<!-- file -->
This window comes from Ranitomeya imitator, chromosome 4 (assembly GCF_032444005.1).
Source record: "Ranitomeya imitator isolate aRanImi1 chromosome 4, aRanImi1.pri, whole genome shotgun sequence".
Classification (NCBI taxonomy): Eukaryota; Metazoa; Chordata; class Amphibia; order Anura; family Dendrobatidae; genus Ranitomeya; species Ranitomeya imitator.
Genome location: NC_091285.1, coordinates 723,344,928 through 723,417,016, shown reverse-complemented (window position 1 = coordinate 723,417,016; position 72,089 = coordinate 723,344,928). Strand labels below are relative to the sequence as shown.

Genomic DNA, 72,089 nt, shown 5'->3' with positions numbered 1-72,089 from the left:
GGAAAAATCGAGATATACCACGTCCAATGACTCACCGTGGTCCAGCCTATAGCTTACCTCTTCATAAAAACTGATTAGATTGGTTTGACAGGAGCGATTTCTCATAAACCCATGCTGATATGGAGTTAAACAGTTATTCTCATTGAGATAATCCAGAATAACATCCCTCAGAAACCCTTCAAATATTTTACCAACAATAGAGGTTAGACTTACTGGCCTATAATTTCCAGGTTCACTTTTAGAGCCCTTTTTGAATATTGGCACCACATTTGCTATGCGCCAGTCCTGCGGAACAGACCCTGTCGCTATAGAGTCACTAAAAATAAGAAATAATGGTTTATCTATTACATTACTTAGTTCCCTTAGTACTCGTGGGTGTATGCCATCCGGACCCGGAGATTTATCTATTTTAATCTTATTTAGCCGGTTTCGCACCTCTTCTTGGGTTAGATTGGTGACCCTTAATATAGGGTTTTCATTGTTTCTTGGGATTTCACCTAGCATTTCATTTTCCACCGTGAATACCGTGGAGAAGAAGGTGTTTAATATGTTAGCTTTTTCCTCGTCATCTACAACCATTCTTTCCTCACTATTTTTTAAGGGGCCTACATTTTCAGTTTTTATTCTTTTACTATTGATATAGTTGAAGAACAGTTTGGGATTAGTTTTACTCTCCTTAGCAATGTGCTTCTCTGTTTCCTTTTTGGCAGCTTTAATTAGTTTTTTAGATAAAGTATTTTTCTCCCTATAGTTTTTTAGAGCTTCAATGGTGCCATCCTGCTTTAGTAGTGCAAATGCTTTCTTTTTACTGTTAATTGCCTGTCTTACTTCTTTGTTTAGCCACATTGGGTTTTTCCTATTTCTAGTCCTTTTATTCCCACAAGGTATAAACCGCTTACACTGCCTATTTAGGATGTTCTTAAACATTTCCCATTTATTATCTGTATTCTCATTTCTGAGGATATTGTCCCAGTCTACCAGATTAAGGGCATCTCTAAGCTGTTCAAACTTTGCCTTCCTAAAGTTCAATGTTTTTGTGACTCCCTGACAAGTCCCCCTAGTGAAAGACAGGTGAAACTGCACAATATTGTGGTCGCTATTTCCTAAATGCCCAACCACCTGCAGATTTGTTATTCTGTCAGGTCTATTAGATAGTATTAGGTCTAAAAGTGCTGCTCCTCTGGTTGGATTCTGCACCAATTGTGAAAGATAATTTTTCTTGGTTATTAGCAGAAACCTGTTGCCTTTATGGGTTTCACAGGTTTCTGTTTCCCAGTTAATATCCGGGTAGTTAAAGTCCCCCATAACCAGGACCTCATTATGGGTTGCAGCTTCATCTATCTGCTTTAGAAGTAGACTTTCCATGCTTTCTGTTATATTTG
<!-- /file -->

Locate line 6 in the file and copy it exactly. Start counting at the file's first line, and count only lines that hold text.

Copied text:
GGAAAAATCGAGATATACCACGTCCAATGACTCACCGTGGTCCAGCCTATAGCTTACCTCTTCATAAAAACTGATTAGATTGGTTTGACAGGAGCGATTTCTCATAAACCCATGCTGATATGGAGTTAAACAGTTATTCTCATTGAGATAATCCAGAATAACATCCCTCAGAAACCCTTCAAATATTTTACCAACAATAGAGGTTAGACTTACTGGCCTATAATTTCCAGGTTCACTTTTAGAGCCCTTTTTGAATATTGGCACCACATTTGCTATGCGCCAGTCCTGCGGAACAGACCCTGTCGCTATAGAGTCACTAAAAATAAGAAATAATGGTTTATCTATTACATTACTTAGTTCCCTTAGTACTCGTGGGTGTATGCCATCCGGACCCGGAGATTTATCTATTTTAATCTTATTTAGCCGGTTTCGCACCTCTTCTTGGGTTAGATTGGTGACCCTTAATATAGGGTTTTCATTGTTTCTTGGGATTTCACCTAGCATTTCATTTTCCACCGTGAATACCGTGGAGAAGAAGGTGTTTAATATGTTAGCTTTTTCCTCGTCATCTACAACCATTCTTTCCTCACTATTTTTTAAGGGGCCTACATTTTCAGTTTTTATTCTTTTACTATTGATATAGTTGAAGAACAGTTTGGGATTAGTTTTACTCTCCTTAGCAATGTGCTTCTCTGTTTCCTTTTTGGCAGCTTTAATTAGTTTTTTAGATAAAGTATTTTTCTCCCTATAGTTTTTTAGAGCTTCAATGGTGCCATCCTGCTTTAGTAGTGCAAATGCTTTCTTTTTACTGTTAATTGCCTGTCTTACTTCTTTGTTTAGCCACATTGGGTTTTTCCTATTTCTAGTCCTTTTATTCCCACAAGGTATAAACCGCTTACACTGCCTATTTAGGATGTTCTTAAACATTTCCCATTTATTATCTGTATTCTCATTTCTGAGGATATTGTCCCAGTCTACCAGATTAAGGGCATCTCTAAGCTGTTCAAACTTTGCCTTCCTAAAGTTCAATGTTTTTGTGACTCCCTGACAAGTCCCCCTAGTGAAAGACAGGTGAAACTGCACAATATTGTGGTCGCTATTTCCTAAATGCCCAACCACCTGCAGATTTGTTATTCTGTCAGGTCTATTAGATAGTATTAGGTCTAAAAGTGCTGCTCCTCTGGTTGGATTCTGCACCAATTGTGAAAGATAATTTTTCTTGGTTATTAGCAGAAACCTGTTGCCTTTATGGGTTTCACAGGTTTCTGTTTCCCAGTTAATATCCGGGTAGTTAAAGTCCCCCATAACCAGGACCTCATTATGGGTTGCAGCTTCATCTATCTGCTTTAGAAGTAGACTTTCCATGCTTTCTGTTATATTTG